Anomaly Attribution

When we observe an anomaly in a target node of interest, we can address the question:

How much did each of the upstream nodes and the target node contribute to the observed anomaly?

Through this, we identify and specifically quantify the contribution of each node to the anomalous observation. This method is based on the paper:

Kailash Budhathoki, Lenon Minorics, Patrick Blöbaum, Dominik Janzing. Causal structure-based root cause analysis of outliers International Conference on Machine Learning, 2022

How to use it

First, let’s generate some example data of a simple chain X → Y → Z → W:

>>> import numpy as np, pandas as pd, networkx as nx
>>> from dowhy import gcm
>>> X = np.random.uniform(low=-5, high=5, size=1000)
>>> Y = 0.5 * X + np.random.normal(loc=0, scale=1, size=1000)
>>> Z = 2 * Y + np.random.normal(loc=0, scale=1, size=1000)
>>> W = 3 * Z + np.random.normal(loc=0, scale=1, size=1000)
>>> data = pd.DataFrame(data=dict(X=X, Y=Y, Z=Z, W=W))

Next, we model cause-effect relationships as an invertible structural causal model and fit it to the data. We use the auto module to assign causal mechanisms automatically:

>>> causal_model = gcm.InvertibleStructuralCausalModel(nx.DiGraph([('X', 'Y'), ('Y', 'Z'), ('Z', 'W')]))  # X -> Y -> Z -> W
>>>, data)
>>>, data)

Then, we create an anomaly. For instance, we set the noise of \(Y\) to an unusually high value:

>>> X = np.random.uniform(low=-5, high=5)  # Sample from its normal distribution.
>>> Y = 0.5 * X + 5  # Here, we set the noise of Y to 5, which is unusually high.
>>> Z = 2 * Y
>>> W = 3 * Z
>>> anomalous_data = pd.DataFrame(data=dict(X=[X], Y=[Y], Z=[Z], W=[W]))  # This data frame consist of only one sample here.

Here, \(Y\) is the root cause, which leads to \(Y, Z\) and \(W\) being anomalous. We can now get the anomaly attribution scores of our target node of interest (e.g., \(W\)).

>>> attribution_scores = gcm.attribute_anomalies(causal_model, 'W', anomaly_samples=anomalous_data)
>>> attribution_scores
    {'X': array([0.59766433]), 'Y': array([7.40955119]), 'Z': array([-0.00236857]), 'W': array([0.0018539])}

Although we use a linear relationship here, the method can also accommodate arbitrary non-linear relationships. There could also be multiple root causes.

Interpretation of results: We estimated the contribution of the ancestors of \(W\), including \(W\) itself, to the observed anomaly. While all nodes contribute to some extent, \(Y\) is the standout. Note that \(Z\) is also anomalous due to \(Y\), but it merely inherits the high value from \(Y\). The attribution method is able identify this and distinguishes between the contributions of \(Y\) and \(Z\).

For a detailed interpretation of the score, see the referenced paper. The following section also offers some intuition.

Understanding the method

In this method, we use invertible causal mechanisms to reconstruct and modify the noise leading to a certain observation. We then ask, “If the noise value of a specific node was from its ‘normal’ distribution, would we still have observed an anomalous value in the target node?”. The change in the severity of the anomaly in the target node after altering an upstream noise variable’s value, based on its learned distribution, indicates the node’s contribution to the anomaly. The advantage of using the noise value over the actual node value is that we measure only the influence originating from the node and not inherited from its parents.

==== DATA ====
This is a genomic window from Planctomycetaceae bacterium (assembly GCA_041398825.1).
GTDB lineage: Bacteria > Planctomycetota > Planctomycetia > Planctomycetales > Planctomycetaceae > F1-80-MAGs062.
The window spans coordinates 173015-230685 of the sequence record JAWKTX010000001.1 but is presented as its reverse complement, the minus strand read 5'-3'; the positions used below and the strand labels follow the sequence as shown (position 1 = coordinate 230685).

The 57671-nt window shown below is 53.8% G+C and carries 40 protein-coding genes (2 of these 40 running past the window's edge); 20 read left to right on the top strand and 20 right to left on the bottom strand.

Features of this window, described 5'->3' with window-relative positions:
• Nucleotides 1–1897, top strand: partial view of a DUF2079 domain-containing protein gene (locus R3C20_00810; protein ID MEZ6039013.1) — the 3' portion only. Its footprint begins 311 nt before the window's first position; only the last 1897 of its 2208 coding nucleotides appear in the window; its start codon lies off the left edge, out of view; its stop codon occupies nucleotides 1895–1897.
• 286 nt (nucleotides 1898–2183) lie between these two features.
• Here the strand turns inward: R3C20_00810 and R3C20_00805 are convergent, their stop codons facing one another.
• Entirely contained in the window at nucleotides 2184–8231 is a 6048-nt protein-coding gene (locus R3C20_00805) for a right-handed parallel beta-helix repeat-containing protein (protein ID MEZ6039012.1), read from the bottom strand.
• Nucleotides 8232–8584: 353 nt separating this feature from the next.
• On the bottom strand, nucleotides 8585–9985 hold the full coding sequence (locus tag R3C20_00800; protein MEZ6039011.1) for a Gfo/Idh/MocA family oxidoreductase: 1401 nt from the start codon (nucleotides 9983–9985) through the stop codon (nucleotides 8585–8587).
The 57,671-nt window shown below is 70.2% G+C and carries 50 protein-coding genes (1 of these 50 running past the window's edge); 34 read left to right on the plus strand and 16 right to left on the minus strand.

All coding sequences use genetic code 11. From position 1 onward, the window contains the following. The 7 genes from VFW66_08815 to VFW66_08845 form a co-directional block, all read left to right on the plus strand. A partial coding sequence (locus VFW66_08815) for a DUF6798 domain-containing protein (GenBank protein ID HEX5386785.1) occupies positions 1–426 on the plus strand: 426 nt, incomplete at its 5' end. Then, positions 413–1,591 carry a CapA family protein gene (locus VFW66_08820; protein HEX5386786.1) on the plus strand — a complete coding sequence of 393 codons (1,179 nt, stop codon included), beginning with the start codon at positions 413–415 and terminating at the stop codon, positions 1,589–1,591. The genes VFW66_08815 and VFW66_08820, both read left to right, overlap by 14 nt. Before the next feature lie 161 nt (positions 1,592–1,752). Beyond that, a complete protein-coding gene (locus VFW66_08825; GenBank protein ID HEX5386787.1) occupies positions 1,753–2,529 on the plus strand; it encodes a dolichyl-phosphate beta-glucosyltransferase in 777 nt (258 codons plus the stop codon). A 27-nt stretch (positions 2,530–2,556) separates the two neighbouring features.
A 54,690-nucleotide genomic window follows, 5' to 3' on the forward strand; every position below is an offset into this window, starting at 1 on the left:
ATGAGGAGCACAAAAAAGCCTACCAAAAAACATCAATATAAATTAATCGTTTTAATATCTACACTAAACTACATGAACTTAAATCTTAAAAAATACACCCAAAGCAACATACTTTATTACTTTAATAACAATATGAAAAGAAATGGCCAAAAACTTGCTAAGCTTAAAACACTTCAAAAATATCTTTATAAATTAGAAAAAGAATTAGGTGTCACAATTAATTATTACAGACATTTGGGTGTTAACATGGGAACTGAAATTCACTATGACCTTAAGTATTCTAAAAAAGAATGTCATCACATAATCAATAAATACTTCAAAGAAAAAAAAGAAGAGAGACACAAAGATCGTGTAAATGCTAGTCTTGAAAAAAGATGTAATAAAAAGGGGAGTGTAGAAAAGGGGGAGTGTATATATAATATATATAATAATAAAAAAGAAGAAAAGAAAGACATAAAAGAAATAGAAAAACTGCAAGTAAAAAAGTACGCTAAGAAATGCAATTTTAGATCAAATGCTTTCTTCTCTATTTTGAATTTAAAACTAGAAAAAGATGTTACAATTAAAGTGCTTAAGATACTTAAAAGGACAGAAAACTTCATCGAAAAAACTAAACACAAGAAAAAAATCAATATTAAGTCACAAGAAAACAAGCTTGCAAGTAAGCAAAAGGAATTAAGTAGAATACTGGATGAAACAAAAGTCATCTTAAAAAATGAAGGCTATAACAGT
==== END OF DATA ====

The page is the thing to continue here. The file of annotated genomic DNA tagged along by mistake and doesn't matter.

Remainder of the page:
The process can be summarized as:


  1. Define an outlier score for target variable \(X_n\) as \(S(x_n) := -log P(g(X_n) \geq g(x_n))\) for some feature map \(g\). Here, \(g\) is an arbitrary anomaly scorer, such as an isolation forest, median/mean difference, or any other model giving an anomaly score. The information theoretic score \(S(x_n)\) for an observation \(x_n\) is then scale invariant and independent of the choice of anomaly scorer.

  2. Define the contribution of node \(j\) by \(log \frac{P(g(X_n) \geq g(x_n) | \text{replace all noise values } n_1, ..., n_{j-1} \text{ with random values})}{P(g(X_n) \geq g(x_n) | \text{replace all noise values } n_1, ..., n_j \text{ with random values})}\), where ‘random values’ are relative to the learned noise distribution. This log-ratio measures how randomizing noise \(N_j\) reduces the likelihood of the outlier event.

  3. Symmetrize the contribution across all orderings to eliminate ambiguity from node reordering. We use a Shapley symmetrization for this.

  4. The final Shapley values sum up to the outlier score \(S(x_n)\).

This approach’s crucial property is that only rare events can get high contributions; common events can’t explain rare ones.

Simple Example: A basic and straightforward example where we can directly obtain the contributions is when we have two dice, one with four sides and another with 100 sides (e.g., from a D&D game). If we roll the dice and get (1, 1), the ‘outlier’ score for this event is \(log(4 \cdot 100) = log(4) + log(100)\). Here, the contributions of each die to this event are directly based on the sum; the four-sided die contributed 23%, and the 100-sided die contributed 77% to the (1, 1) event.